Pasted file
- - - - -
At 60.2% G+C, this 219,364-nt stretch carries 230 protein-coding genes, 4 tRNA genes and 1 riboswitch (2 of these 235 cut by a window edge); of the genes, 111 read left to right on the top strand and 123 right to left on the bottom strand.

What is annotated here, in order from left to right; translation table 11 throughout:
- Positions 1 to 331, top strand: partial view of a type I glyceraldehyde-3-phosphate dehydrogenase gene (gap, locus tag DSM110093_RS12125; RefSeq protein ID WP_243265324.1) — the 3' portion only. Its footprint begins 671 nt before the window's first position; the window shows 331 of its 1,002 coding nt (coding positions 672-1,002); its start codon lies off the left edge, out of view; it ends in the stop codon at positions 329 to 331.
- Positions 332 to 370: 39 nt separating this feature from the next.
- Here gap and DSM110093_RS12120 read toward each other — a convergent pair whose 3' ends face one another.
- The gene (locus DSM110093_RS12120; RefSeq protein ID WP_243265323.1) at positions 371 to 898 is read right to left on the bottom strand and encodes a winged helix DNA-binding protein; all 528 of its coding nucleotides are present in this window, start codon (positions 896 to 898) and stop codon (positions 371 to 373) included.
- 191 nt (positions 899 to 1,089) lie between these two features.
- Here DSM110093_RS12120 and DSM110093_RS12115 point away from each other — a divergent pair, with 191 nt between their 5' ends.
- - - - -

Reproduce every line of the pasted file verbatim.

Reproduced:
At 60.2% G+C, this 219,364-nt stretch carries 230 protein-coding genes, 4 tRNA genes and 1 riboswitch (2 of these 235 cut by a window edge); of the genes, 111 read left to right on the top strand and 123 right to left on the bottom strand.

What is annotated here, in order from left to right; translation table 11 throughout:
- Positions 1 to 331, top strand: partial view of a type I glyceraldehyde-3-phosphate dehydrogenase gene (gap, locus tag DSM110093_RS12125; RefSeq protein ID WP_243265324.1) — the 3' portion only. Its footprint begins 671 nt before the window's first position; the window shows 331 of its 1,002 coding nt (coding positions 672-1,002); its start codon lies off the left edge, out of view; it ends in the stop codon at positions 329 to 331.
- Positions 332 to 370: 39 nt separating this feature from the next.
- Here gap and DSM110093_RS12120 read toward each other — a convergent pair whose 3' ends face one another.
- The gene (locus DSM110093_RS12120; RefSeq protein ID WP_243265323.1) at positions 371 to 898 is read right to left on the bottom strand and encodes a winged helix DNA-binding protein; all 528 of its coding nucleotides are present in this window, start codon (positions 896 to 898) and stop codon (positions 371 to 373) included.
- 191 nt (positions 899 to 1,089) lie between these two features.
- Here DSM110093_RS12120 and DSM110093_RS12115 point away from each other — a divergent pair, with 191 nt between their 5' ends.